Sometimes, heel pain makes itself known as a persistent, dull ache. Other times, it jolts with pain that shoots up your leg with each step. Either way, it can keep you from doing the things you love, or even getting through an ordinary day comfortably.
What Causes Heel Pain?
There are many causes of heel pain but generally it can be categorized into three categories: plantar fasciitis, marrow edema/stress reaction, and neurological induced aka tarsal tunnel syndrome. If your child has heel pain, the majority of the time it is calcaneal apophysitis. If your heel pain is posterior, then it is likely Achilles tendinitis, Haglund’s deformity, or adventitious bursa.
If you would like to get a more indepth look and better understanding into what causes heel pain download our free guide. This guide will help you to learn more about the causes of heel pain that may be affecting your life, and how you can take care of the problem.
Are You Living with Foot Pain, but Don't Know Why?
Understand What Causes Your Heel Pain!
Plantar Fasciitis is inflammation of the plantar fascia (a thick fibrous tissue that runs along the bottom of the foot that connects your heel bone to your toes). What that means is that you are essentially overusing your plantar fascia. We see this condition in people who stand or walk a lot for their jobs or people who are active (ex: runners, dancers, ballet, soccer players, etc.).
Achilles tendinitis is the inflammation of the Achilles tendon. This is caused by an overuse of the Achilles tendon. We commonly see this in active individuals like runners and sports such as basketball, tennis, and soccer.
Marrow edema/stress reaction is the inflammation of the calcaneus (heel bone). This is also known as a bone bruise. This usually occurs either with sudden trauma to the heel (ex: a ballet dancer or gymnast landed hard on his/her heel) or repetitive microtrauma to the heel.
Tarsal tunnel syndrome is a condition where the tibial nerve is irritated. This usually happens in individuals who have flatfeet or overpronate. Biomechanically, when that happens, the structures on the medial (closest to midline of the body) ankle, including the tibial nerve, gets compressed and, over time, the compression irritates the nerve and causes it to swell. One of the branches of the tibial nerve is the medial calcaneal nerve, also known as Baxter nerve, and an entrapment of that can cause heel pain.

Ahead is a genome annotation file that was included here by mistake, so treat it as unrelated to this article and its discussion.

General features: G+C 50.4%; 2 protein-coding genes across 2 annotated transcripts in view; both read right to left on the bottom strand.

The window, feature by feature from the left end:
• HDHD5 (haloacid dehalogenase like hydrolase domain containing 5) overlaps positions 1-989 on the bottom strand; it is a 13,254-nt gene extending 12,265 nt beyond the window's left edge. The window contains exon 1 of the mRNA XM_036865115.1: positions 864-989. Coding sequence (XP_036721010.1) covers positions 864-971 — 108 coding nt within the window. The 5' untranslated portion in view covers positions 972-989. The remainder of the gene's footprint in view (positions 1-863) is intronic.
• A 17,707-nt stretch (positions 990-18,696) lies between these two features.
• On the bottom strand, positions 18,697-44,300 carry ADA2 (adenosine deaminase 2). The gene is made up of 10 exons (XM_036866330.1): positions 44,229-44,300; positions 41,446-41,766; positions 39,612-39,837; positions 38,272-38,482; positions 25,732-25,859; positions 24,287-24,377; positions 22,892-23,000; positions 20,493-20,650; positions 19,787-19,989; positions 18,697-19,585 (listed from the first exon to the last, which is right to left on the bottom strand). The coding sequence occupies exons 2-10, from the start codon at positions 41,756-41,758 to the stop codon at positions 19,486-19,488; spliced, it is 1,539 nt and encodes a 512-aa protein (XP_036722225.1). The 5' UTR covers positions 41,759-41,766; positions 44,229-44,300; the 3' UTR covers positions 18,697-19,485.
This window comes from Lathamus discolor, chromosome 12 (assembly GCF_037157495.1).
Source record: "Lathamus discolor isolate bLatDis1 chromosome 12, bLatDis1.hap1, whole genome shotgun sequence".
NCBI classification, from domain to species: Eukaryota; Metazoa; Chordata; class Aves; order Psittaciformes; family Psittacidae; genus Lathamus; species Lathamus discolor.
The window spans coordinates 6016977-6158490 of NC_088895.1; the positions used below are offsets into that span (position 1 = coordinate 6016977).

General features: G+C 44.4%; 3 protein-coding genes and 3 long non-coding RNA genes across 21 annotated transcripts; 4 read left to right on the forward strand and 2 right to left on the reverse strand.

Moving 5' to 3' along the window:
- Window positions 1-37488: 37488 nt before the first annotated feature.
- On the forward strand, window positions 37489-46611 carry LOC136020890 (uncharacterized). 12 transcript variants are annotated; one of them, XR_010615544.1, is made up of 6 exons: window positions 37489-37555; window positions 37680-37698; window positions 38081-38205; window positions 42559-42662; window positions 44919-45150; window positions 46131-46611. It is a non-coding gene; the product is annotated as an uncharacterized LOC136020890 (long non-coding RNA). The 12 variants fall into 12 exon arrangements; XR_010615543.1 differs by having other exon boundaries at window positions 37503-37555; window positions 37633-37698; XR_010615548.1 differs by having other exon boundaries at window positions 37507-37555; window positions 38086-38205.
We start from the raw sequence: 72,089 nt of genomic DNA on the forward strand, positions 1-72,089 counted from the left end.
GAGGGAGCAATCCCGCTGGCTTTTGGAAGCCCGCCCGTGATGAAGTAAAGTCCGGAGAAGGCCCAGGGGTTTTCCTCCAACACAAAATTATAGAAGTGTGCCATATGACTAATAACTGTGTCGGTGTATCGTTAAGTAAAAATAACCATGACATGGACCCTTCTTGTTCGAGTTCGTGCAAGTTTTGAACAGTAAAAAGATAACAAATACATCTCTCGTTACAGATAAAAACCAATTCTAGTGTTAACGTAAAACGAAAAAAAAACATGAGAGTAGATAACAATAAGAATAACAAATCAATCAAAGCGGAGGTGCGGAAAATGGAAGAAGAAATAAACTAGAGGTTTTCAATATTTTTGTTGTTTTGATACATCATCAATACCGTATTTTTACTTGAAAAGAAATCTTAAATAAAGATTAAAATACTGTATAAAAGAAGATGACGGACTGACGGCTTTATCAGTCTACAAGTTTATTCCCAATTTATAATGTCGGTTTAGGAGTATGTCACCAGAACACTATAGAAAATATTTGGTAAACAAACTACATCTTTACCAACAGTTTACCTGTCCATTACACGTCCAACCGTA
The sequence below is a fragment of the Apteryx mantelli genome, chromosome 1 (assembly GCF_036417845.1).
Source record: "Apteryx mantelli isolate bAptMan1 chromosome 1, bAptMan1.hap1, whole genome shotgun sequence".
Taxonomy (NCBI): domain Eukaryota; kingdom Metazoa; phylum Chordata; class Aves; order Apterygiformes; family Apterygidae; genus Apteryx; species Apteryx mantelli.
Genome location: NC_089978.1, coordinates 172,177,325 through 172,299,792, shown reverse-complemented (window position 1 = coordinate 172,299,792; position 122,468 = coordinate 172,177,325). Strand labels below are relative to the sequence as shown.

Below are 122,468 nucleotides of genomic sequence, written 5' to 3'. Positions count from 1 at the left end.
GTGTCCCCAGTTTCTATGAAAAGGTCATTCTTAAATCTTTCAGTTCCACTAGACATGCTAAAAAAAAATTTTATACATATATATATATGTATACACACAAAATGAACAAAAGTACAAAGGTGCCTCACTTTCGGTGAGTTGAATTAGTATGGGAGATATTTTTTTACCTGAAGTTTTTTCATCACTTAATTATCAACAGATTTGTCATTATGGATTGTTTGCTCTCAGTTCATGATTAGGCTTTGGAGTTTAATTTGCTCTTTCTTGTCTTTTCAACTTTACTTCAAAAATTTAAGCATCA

Calcaneal apophysitis, also known as Sever’s disease, is a condition that occurs in skeletally immature children. It is the inflammation of the growth plate due to overuse. We see this in active children.
Haglund’s deformity, also known as pump bump, is a bony enlargement on the back of the heel. Pain occurs when there is pressure on the bony prominence which is usually caused by shoe gear with rigid back, heels, and men’s dress shoes. Causes of Haglund’s deformity includes, but is not limited to, heredity and tight Achilles tendon.
Adventitious bursa, or bursitis, develops due to repetitive use. A bursa is a fluid-filled sack located in various points around the body to reduce friction between the tendons and the joints and sometimes the skin. There is one anterior and one posterior to the Achilles tendon. These bursae can be inflamed due to chronic frictional irritation.
How Is Heel Pain Treated?
With recent onset pain, you can usually treat it yourself with a decrease in activity, supportive shoe gear, rest, icing, and pain medication. However, if your heel pain is lingering or affecting your daily life activities, you should consider seeing a doctor so you can get back to activities faster. Here at Advanced Foot & Ankle Centers, we are here to help you.
When you are here, after a full exam, some of the treatment options we may recommend includes but not limited to:
- Pain medication (over the counter or prescription)
- Steroid injection
- Connective tissue/amniotic injection
- Extracorporeal shockwave therapy
- Custom inserts
- Night splint
- Aquaroll foot therapy
- MLS laser therapy
- Physical therapy
Keep in mind that 90% of all heel pain can be treated conservatively. A form showing different exercises you can do for different heel pain causes can be found here. We hope this information will take away any reservation you may have for coming in for an evaluation.
If heel pain is becoming an unwelcome component of your day-to-day life, rely on our experience and give our team a call. We have offices in Chicago, Joliet, Orland Park, Palatine, Schaumburg, Waukegan, and Kenosha to serve the greater Chicagoland area.